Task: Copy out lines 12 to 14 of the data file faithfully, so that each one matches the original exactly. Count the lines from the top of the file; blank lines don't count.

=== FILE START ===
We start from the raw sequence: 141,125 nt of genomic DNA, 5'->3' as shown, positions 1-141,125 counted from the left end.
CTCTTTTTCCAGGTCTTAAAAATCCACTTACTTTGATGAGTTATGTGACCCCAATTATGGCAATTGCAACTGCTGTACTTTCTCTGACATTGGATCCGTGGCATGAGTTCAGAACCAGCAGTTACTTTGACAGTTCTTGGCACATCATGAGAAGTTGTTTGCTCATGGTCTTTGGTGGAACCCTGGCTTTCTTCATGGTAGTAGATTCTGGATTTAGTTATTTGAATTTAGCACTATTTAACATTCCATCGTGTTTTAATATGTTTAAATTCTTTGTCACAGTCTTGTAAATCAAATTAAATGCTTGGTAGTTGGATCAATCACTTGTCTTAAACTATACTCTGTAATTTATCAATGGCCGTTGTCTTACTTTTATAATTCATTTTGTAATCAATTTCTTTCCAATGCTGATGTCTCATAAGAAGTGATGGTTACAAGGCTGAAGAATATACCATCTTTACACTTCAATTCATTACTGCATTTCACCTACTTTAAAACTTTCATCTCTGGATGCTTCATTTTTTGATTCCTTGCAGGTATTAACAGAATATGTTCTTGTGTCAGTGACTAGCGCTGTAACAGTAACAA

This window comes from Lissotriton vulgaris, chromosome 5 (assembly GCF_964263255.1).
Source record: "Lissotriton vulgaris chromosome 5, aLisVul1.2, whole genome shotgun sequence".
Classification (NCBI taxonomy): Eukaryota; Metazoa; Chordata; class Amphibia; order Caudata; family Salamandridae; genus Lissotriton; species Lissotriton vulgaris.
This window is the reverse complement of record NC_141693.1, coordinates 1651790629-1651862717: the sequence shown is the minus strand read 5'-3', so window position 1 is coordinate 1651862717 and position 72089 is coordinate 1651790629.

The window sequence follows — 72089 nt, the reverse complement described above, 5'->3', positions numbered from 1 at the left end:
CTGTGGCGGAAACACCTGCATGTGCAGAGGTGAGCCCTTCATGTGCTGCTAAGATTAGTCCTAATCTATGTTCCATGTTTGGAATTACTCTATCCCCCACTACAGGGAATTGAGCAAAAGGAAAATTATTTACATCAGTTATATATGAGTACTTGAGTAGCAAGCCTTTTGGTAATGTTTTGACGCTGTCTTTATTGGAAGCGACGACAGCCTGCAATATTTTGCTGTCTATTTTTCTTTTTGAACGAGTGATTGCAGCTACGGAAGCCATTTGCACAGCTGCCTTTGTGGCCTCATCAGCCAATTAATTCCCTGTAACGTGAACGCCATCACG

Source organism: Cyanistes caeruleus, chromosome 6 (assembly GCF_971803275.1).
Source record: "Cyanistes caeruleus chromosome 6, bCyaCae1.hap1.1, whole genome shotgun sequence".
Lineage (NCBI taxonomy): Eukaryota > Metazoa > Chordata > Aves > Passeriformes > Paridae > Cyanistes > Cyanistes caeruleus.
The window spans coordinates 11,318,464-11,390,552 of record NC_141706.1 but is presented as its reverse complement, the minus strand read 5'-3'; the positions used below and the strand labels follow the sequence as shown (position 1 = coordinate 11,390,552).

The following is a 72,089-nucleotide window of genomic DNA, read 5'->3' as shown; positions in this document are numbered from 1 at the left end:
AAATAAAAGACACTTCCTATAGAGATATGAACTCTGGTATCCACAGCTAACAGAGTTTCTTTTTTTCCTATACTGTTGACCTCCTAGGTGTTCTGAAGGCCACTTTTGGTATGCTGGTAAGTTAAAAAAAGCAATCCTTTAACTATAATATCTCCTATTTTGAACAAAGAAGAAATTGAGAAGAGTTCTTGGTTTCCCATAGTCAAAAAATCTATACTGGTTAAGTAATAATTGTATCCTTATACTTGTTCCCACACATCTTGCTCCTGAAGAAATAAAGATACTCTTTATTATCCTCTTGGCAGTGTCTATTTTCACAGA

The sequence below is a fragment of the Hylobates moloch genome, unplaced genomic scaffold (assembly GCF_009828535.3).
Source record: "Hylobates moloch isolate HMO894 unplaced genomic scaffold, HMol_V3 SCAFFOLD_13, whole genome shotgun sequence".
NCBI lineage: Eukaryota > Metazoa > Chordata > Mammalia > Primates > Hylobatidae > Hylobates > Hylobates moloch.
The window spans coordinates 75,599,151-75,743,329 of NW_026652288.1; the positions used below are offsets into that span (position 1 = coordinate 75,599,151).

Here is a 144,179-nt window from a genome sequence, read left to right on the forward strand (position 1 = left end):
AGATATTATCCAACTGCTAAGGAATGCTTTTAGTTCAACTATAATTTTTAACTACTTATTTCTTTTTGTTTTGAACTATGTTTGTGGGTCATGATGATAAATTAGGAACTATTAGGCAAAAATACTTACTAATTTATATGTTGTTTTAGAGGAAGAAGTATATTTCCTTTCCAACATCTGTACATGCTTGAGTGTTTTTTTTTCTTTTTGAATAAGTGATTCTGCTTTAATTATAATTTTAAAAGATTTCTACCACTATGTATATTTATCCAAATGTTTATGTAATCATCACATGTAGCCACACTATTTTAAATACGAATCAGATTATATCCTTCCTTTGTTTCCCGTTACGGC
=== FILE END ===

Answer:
The window spans coordinates 11,318,464-11,390,552 of record NC_141706.1 but is presented as its reverse complement, the minus strand read 5'-3'; the positions used below and the strand labels follow the sequence as shown (position 1 = coordinate 11,390,552).

The following is a 72,089-nucleotide window of genomic DNA, read 5'->3' as shown; positions in this document are numbered from 1 at the left end:
AAATAAAAGACACTTCCTATAGAGATATGAACTCTGGTATCCACAGCTAACAGAGTTTCTTTTTTTCCTATACTGTTGACCTCCTAGGTGTTCTGAAGGCCACTTTTGGTATGCTGGTAAGTTAAAAAAAGCAATCCTTTAACTATAATATCTCCTATTTTGAACAAAGAAGAAATTGAGAAGAGTTCTTGGTTTCCCATAGTCAAAAAATCTATACTGGTTAAGTAATAATTGTATCCTTATACTTGTTCCCACACATCTTGCTCCTGAAGAAATAAAGATACTCTTTATTATCCTCTTGGCAGTGTCTATTTTCACAGA